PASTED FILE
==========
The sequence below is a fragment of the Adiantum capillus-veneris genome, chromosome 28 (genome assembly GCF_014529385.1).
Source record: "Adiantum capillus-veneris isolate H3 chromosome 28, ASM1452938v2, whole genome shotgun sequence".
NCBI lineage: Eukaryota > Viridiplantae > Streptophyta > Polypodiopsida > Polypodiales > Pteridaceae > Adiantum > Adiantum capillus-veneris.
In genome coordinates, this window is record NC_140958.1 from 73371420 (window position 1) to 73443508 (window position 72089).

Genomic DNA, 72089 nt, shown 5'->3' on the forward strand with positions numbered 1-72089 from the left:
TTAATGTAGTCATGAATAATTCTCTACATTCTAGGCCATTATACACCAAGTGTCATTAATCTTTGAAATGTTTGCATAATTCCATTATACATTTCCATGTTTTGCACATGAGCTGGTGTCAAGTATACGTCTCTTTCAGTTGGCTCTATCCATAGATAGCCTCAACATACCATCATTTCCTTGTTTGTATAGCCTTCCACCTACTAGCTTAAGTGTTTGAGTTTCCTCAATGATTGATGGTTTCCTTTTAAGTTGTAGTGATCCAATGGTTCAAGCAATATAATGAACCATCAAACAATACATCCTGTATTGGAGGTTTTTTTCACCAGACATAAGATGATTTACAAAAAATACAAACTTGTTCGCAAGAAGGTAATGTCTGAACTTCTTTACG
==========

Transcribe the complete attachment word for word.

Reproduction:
The sequence below is a fragment of the Adiantum capillus-veneris genome, chromosome 28 (genome assembly GCF_014529385.1).
Source record: "Adiantum capillus-veneris isolate H3 chromosome 28, ASM1452938v2, whole genome shotgun sequence".
NCBI lineage: Eukaryota > Viridiplantae > Streptophyta > Polypodiopsida > Polypodiales > Pteridaceae > Adiantum > Adiantum capillus-veneris.
In genome coordinates, this window is record NC_140958.1 from 73371420 (window position 1) to 73443508 (window position 72089).

Genomic DNA, 72089 nt, shown 5'->3' on the forward strand with positions numbered 1-72089 from the left:
TTAATGTAGTCATGAATAATTCTCTACATTCTAGGCCATTATACACCAAGTGTCATTAATCTTTGAAATGTTTGCATAATTCCATTATACATTTCCATGTTTTGCACATGAGCTGGTGTCAAGTATACGTCTCTTTCAGTTGGCTCTATCCATAGATAGCCTCAACATACCATCATTTCCTTGTTTGTATAGCCTTCCACCTACTAGCTTAAGTGTTTGAGTTTCCTCAATGATTGATGGTTTCCTTTTAAGTTGTAGTGATCCAATGGTTCAAGCAATATAATGAACCATCAAACAATACATCCTGTATTGGAGGTTTTTTTCACCAGACATAAGATGATTTACAAAAAATACAAACTTGTTCGCAAGAAGGTAATGTCTGAACTTCTTTACG